Praveen Deshmukh, a 54-year-old employee with a security agency in Nashik drove over 170 times from his home to the kennel that his Indie dog, Coco, escaped from. She jumped past the wall while her family was attending a family member’s last rites.
For three months, from September to December 2021 the desperate papa of the furry daughter drove day and night in search of the then two-year-old Indie. Coco had been with the Deshmukhs since she was a month old. The family of seven — Deshmukh and his wife, their two children, his parents and sisters — was inconsolable for days.
“My 15-year-old daughter refused to eat for ten days,” he says. “It was one of the most trying times for my family.” Can we even imagine what they must have gone through for 90-odd days?
Then one fine day, Deshmukh’s son spotted their dog on the street next to his house. He called out to her and in a happy sprint, she came back home her tail wagging.
Losing a dog is pet parents’ worst nightmare come true. Ask me. When in August, Khal Dogo, my one-year-old Dogo Argentino ran away from his evening trek in Kharghar Hills, scared by the sudden sound of loud dhols, my body turned cold. I could hear my heartbeat in my ears, my throat went dry and I felt nauseated. Thanks to my husband’s presence of mind and immediate efforts to find Khal, however, we were petting our dog again after the longest 90 minutes of our lives.
“It’s free-spirited dogs such as Beagles and Indies that are most prone to getting lost,” says pet parent and dog activist Amruta Deshpande. “They love to explore, and sometimes in their excitement tend to stray too far away from the owners, not always finding their way back to them. Sometimes, even street dogs and loud traffic noises scare them off and they run further away,” she adds.
When we lost Khal, I realised that in an unpredictable city like Mumbai, where people play loud dhols days before a festival and where rains accompanied by lightning and thunderstorm make several surprise appearances, it’s best to be prepared with an action plan to find a missing dog.
Many pet parents aren’t aware that sophisticated collars with an in-built GPS and a camera are available on e-commerce sites. These can be connected to your smart devices. Most of these are products from abroad, so you might have to wait a while for these to be delivered in India (and you might have to pay a premium), but it’s totally worth it. A good collar with a wide range will give your pet’s exact location, making it very easy to track him or her down.
A cheaper option for the collar is a small GPS tag that can be attached to your dog’s collar. It works like the Bluetooth-connected tags that you can use to track your dog’s movement.
You might have made several Instagram Reels of your dog, but may not have that one clear profile picture of his that shows all his features and different spots clearly. This one good photograph will play a crucial role in finding your dog. Make sure you have one handy all the time.
Attach an unbreakable, sturdy tag with your pet’s name and your phone number to his collar. If he or she is ever lost, the rescuers will know the pet’s name, making it easier for your pet to respond to them. The number will obviously help them inform you about the pet's whereabouts.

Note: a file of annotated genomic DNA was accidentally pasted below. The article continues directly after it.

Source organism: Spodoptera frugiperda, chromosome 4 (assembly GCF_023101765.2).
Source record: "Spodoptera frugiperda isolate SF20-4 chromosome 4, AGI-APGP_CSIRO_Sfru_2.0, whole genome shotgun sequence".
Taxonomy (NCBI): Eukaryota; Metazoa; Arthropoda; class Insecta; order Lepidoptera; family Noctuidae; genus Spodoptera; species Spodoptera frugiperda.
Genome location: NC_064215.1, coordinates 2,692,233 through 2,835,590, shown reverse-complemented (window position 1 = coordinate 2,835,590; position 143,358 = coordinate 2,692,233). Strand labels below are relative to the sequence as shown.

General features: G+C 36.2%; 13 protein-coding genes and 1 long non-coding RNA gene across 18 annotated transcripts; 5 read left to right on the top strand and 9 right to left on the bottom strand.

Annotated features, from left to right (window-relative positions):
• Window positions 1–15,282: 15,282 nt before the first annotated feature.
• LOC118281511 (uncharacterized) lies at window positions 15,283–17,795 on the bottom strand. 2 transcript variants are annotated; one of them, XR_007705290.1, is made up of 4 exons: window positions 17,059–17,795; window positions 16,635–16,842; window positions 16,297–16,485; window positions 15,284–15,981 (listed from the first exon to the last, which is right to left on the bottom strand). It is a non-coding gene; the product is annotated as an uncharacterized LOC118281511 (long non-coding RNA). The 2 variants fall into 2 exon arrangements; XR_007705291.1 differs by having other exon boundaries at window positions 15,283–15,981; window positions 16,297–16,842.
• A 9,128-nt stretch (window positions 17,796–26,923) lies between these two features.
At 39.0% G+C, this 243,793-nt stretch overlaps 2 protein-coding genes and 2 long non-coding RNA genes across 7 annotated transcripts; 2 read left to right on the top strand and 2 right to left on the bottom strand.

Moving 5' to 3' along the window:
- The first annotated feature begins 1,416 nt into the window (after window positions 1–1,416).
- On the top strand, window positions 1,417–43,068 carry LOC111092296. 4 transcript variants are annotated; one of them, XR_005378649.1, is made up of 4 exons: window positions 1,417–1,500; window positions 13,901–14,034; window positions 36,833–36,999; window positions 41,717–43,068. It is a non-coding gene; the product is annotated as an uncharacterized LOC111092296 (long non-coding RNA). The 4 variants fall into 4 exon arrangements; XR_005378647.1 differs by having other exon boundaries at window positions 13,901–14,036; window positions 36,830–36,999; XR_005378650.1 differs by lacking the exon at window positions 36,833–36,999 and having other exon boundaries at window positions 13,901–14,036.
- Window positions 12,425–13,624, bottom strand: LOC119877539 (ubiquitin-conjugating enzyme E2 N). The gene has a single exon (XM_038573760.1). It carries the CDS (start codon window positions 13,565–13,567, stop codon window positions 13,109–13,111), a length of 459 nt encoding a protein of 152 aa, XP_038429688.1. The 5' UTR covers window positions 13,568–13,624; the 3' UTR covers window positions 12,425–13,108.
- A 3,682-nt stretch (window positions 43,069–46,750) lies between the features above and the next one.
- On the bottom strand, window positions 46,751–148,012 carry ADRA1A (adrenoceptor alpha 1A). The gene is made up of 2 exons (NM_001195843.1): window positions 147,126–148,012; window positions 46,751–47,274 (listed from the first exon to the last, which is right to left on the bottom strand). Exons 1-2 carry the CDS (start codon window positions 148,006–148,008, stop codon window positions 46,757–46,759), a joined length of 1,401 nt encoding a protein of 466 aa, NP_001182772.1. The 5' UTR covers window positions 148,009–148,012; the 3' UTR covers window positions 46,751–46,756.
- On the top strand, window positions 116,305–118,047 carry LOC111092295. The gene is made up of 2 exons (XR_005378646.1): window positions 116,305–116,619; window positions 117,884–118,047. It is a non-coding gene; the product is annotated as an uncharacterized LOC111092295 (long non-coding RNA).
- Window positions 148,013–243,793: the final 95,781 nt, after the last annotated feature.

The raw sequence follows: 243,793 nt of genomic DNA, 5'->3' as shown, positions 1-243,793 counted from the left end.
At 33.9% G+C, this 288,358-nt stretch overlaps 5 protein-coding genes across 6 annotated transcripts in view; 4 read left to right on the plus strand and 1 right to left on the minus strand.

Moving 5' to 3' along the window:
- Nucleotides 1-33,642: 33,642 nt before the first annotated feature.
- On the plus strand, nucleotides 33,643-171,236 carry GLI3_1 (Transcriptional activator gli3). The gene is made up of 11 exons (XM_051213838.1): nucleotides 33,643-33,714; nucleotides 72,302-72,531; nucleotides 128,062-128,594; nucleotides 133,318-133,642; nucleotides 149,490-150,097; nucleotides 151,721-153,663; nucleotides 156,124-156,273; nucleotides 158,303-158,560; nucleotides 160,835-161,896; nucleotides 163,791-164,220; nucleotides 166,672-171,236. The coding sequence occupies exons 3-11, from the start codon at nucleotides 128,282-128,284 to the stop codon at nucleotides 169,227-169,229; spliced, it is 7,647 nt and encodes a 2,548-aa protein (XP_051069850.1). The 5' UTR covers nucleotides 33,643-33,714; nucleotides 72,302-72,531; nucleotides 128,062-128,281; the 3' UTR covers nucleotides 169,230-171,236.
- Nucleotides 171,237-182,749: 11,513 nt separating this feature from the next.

Some e-commerce sites like HeadsUpForTails also have products with QR codes, by which you can feed in all the details, like your dog’s name, age, vaccination history, allergies, and health issues as well as your details, too. This helps pet lovers or activists who find the dog to know exactly what to do with him or her, especially if he or she is injured or sick, which could be the case if the dog has been lost for several days. “But these will only work if your dog is friendly and co-operates with other humans,” notes Deshpande.
Familiarise your dog with your neighbours
While on your walks, introduce your dog to your building’s security guards, hospitality staff, milkmen, newspaper vendors, neighbourhood shopkeepers and others. Ensure that your dog is friendly with them. It’s this community that will be the most helpful in helping you spot and track your dog.
Social media and community apps
There are several city- and area-specific dog-parent Whatsapp groups, and Facebook and Instagram pages. Post your missing dog’s pictures and details on these. It increases your chances of finding your dog faster. In Bengaluru, there is also an app called ForPaws that creates a database for all registered dogs. If a pet goes missing, the app alerts all its users, activating a city-wide community of people who can help find the furry baby.
Searching his usual places
Look for your dog at all the places you take him for walks, to relieve himself, or to play. Check the dog park, your building, the surrounding area and the area he was lost from.
Talk to people
Speak with as many people as possible in the area he was lost. This includes building watchmen, security guards, and domestic staff, and Whatsapp them a clear photo of your dog and your phone number. When Khal went missing, he was spotted by a security guard whom my husband had reached, before our dog found his way there. The guard called my husband when he spotted Khal and that helped us bring him back home. That good man is in my prayers every night.
Treats to the rescue
The best time to look for a missing dog is at night when there is less traffic and other city sounds. A dog that is less frightened is most likely to respond to the smell of his favourite treat that you must place at different places while calling him out.
Go old school
Paste posters with his photograph and your contact number all around your neighbourhood. You can also declare a reward sum for the one who brings you back your dog. And lastly, follow every lead.
Riddhi Doshi is a Mumbai-based independent journalist, a Kathak student and a first-time pet parent